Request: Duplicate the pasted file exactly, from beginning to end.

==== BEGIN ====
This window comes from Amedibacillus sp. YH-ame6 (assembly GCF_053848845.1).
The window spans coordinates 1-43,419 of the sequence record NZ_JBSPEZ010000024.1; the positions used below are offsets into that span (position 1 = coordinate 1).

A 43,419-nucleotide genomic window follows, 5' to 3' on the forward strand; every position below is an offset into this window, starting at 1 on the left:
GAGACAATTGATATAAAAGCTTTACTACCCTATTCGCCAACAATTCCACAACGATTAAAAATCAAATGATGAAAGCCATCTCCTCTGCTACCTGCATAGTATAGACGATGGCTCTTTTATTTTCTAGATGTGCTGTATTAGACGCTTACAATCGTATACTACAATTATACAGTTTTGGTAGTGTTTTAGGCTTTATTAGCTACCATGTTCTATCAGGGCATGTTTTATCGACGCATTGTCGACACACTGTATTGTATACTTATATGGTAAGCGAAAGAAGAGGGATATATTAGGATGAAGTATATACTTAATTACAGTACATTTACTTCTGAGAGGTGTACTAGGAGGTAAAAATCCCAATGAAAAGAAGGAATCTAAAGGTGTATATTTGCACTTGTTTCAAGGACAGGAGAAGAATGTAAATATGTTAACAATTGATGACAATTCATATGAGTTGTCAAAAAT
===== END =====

This window comes from Amedibacillus sp. YH-ame6 (assembly GCF_053848845.1).
The window spans coordinates 1-43,419 of the sequence record NZ_JBSPEZ010000024.1; the positions used below are offsets into that span (position 1 = coordinate 1).

A 43,419-nucleotide genomic window follows, 5' to 3' on the forward strand; every position below is an offset into this window, starting at 1 on the left:
GAGACAATTGATATAAAAGCTTTACTACCCTATTCGCCAACAATTCCACAACGATTAAAAATCAAATGATGAAAGCCATCTCCTCTGCTACCTGCATAGTATAGACGATGGCTCTTTTATTTTCTAGATGTGCTGTATTAGACGCTTACAATCGTATACTACAATTATACAGTTTTGGTAGTGTTTTAGGCTTTATTAGCTACCATGTTCTATCAGGGCATGTTTTATCGACGCATTGTCGACACACTGTATTGTATACTTATATGGTAAGCGAAAGAAGAGGGATATATTAGGATGAAGTATATACTTAATTACAGTACATTTACTTCTGAGAGGTGTACTAGGAGGTAAAAATCCCAATGAAAAGAAGGAATCTAAAGGTGTATATTTGCACTTGTTTCAAGGACAGGAGAAGAATGTAAATATGTTAACAATTGATGACAATTCATATGAGTTGTCAAAAAT